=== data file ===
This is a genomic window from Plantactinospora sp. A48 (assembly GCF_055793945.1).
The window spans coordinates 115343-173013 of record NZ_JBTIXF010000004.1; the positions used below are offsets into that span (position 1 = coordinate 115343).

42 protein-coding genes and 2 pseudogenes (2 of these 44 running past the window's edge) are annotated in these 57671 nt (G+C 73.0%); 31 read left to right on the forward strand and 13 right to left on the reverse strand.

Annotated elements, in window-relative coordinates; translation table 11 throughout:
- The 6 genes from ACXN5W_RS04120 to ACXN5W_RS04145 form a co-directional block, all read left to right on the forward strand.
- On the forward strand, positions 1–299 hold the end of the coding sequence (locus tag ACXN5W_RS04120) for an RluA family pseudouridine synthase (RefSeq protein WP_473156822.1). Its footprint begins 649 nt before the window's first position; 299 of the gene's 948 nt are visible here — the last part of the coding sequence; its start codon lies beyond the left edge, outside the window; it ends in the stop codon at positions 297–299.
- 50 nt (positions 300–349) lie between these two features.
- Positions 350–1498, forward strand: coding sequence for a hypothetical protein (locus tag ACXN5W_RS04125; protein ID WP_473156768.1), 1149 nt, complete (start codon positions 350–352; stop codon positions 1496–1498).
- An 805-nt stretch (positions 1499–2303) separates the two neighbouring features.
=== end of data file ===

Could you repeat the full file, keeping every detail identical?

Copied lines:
This is a genomic window from Plantactinospora sp. A48 (assembly GCF_055793945.1).
The window spans coordinates 115343-173013 of record NZ_JBTIXF010000004.1; the positions used below are offsets into that span (position 1 = coordinate 115343).

42 protein-coding genes and 2 pseudogenes (2 of these 44 running past the window's edge) are annotated in these 57671 nt (G+C 73.0%); 31 read left to right on the forward strand and 13 right to left on the reverse strand.

Annotated elements, in window-relative coordinates; translation table 11 throughout:
- The 6 genes from ACXN5W_RS04120 to ACXN5W_RS04145 form a co-directional block, all read left to right on the forward strand.
- On the forward strand, positions 1–299 hold the end of the coding sequence (locus tag ACXN5W_RS04120) for an RluA family pseudouridine synthase (RefSeq protein WP_473156822.1). Its footprint begins 649 nt before the window's first position; 299 of the gene's 948 nt are visible here — the last part of the coding sequence; its start codon lies beyond the left edge, outside the window; it ends in the stop codon at positions 297–299.
- 50 nt (positions 300–349) lie between these two features.
- Positions 350–1498, forward strand: coding sequence for a hypothetical protein (locus tag ACXN5W_RS04125; protein ID WP_473156768.1), 1149 nt, complete (start codon positions 350–352; stop codon positions 1496–1498).
- An 805-nt stretch (positions 1499–2303) separates the two neighbouring features.